Sunday, July 31, 2016
A while ago on Facebook I talked about wanting a Fate Accelerated hack for playing the Hanna Barbera Action Heroes: characters like Space Ghost, The Herculoids, Jonny Quest. Pretty much all the people in the header image for this post. I think that the two would make for a great fit, particularly if you rework the super-powers rules from Venture City for use in this.
I still think that it would be a good idea, but I never got any further than making a rough draft of some different approaches to use in a game like this. Some of these are riffs off of the existing approaches, but I think that they reinforce genre better than the generic approaches of the existing Fate Accelerated rules.
When would you use these approaches? They come in handy in any sort of classic Fate Accelerated super-hero or pulp game. These approaches could be swapped out in a Young Centurions game, if you wanted to give your characters a pulpier feel than the baseline rules.
Inquisitive: You have a questioning personality that explores the world around you. You value the rational, and seek answers to the unexplained, but you are willing to accept the facts and truths that the universe reveals to you. There are those who think that you ask too many questions, but they likely have too many secrets.
Daring: You have the strength of your convictions to propel you into challenging and unusual situations. One part courage and one part belief in yourself and your friends and allies. You have the sense of will and purpose that some see as reckless, while others see it as decisive.
Endure: Whether it is because of moxie or stamina, you persevere in physical situations where others might flinch. You push yourself to your physical limits, either to compete some physical task or when the risks are high and there are physical dangers to overcome.
Noble: You do the right thing and help those who need helping, or who cannot help themselves. Standing up and refusing to move, when faced with evil people, is really your only choice. Pain and sacrifice are sometimes your only reward, but you know that doing the right thing is the only option.
Deliberate: You like to think about your actions before you take them. Sometimes people take this as moving slowly, but you want to figure out the consequences of an action before you take it. You just want to be careful, and not rush in headfirst.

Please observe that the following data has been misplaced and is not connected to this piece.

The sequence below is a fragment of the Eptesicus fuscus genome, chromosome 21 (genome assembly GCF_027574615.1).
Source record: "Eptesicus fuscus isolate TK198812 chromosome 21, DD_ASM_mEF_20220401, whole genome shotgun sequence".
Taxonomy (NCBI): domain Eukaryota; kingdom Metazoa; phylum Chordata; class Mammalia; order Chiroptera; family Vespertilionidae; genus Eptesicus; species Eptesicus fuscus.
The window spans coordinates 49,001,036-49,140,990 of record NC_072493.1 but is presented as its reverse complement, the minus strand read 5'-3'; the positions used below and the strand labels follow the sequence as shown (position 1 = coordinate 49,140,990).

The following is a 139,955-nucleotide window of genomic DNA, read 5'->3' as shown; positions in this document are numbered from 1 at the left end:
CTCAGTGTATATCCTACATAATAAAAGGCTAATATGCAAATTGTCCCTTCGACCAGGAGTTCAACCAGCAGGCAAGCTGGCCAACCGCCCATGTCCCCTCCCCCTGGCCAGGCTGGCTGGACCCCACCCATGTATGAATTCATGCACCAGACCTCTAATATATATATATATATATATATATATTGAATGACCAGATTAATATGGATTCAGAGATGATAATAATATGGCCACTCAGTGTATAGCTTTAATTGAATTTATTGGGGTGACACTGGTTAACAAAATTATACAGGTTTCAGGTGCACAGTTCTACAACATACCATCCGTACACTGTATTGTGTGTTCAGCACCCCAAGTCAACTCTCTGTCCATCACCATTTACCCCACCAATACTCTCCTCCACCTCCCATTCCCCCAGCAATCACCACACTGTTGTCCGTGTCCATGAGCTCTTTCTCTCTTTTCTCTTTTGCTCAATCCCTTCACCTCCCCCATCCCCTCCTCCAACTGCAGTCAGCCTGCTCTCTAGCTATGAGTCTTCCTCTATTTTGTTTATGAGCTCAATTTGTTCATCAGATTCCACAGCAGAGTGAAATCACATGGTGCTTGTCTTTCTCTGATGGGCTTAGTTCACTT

Quiet: Sometimes, people just forget that you are there. Not every action has to be loud and flashy, in fact there are times when not being noticed is a good thing. Whether you're fast or slow about, quiet is good. Getting your contributions overlooked is always a potential outcome, but you're more interested in the greater good than you are with glory.
Optimistic: You see the best in people and situations, and assume that, by coming together, people can overcome the obstacles that they face. You have faith that people will rise to the level of their optimism and beat adversity. Some, more cynical, individuals think that your are putting on a show, but this is who you are.
Some approaches will have more utility than others, but that same can be said for the baseline approaches as well. These won't be suitable for a lot of games, but for the ones that they will be suitable, you will find your characters having a flavor and feel more in line with the sort of game that you are playing than you might find with the baseline approaches.
There are seven approaches here, rather than the six of baseline Fate Accelerated, my recommendation is to give them a third +3 (Fair) approach.
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Wednesday, July 20, 2016
Here's the important piece of news for Paizo Pathfinder fans:
Bonus Content Includes Official Game Statistics, Allowing Fan-Favorite Characters Red Sonja, John Carter, and More to Join the Pathfinder RPG Experience